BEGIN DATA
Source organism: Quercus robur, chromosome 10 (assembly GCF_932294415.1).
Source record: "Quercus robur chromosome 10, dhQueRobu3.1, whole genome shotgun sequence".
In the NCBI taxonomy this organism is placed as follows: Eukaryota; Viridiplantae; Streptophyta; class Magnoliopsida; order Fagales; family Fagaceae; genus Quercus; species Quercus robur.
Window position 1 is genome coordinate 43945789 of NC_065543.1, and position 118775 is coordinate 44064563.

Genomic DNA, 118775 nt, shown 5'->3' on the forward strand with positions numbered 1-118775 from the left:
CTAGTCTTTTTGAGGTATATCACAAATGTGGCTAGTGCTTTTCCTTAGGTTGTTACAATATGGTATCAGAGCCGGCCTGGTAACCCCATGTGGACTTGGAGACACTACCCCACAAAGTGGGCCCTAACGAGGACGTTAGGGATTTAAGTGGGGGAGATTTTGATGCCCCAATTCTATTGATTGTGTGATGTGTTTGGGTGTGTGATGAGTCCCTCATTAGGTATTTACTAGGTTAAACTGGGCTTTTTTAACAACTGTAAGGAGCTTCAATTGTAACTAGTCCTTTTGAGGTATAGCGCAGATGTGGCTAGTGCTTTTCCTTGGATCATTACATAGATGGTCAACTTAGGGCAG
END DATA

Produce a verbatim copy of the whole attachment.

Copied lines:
Source organism: Quercus robur, chromosome 10 (assembly GCF_932294415.1).
Source record: "Quercus robur chromosome 10, dhQueRobu3.1, whole genome shotgun sequence".
In the NCBI taxonomy this organism is placed as follows: Eukaryota; Viridiplantae; Streptophyta; class Magnoliopsida; order Fagales; family Fagaceae; genus Quercus; species Quercus robur.
Window position 1 is genome coordinate 43945789 of NC_065543.1, and position 118775 is coordinate 44064563.

Genomic DNA, 118775 nt, shown 5'->3' on the forward strand with positions numbered 1-118775 from the left:
CTAGTCTTTTTGAGGTATATCACAAATGTGGCTAGTGCTTTTCCTTAGGTTGTTACAATATGGTATCAGAGCCGGCCTGGTAACCCCATGTGGACTTGGAGACACTACCCCACAAAGTGGGCCCTAACGAGGACGTTAGGGATTTAAGTGGGGGAGATTTTGATGCCCCAATTCTATTGATTGTGTGATGTGTTTGGGTGTGTGATGAGTCCCTCATTAGGTATTTACTAGGTTAAACTGGGCTTTTTTAACAACTGTAAGGAGCTTCAATTGTAACTAGTCCTTTTGAGGTATAGCGCAGATGTGGCTAGTGCTTTTCCTTGGATCATTACATAGATGGTCAACTTAGGGCAG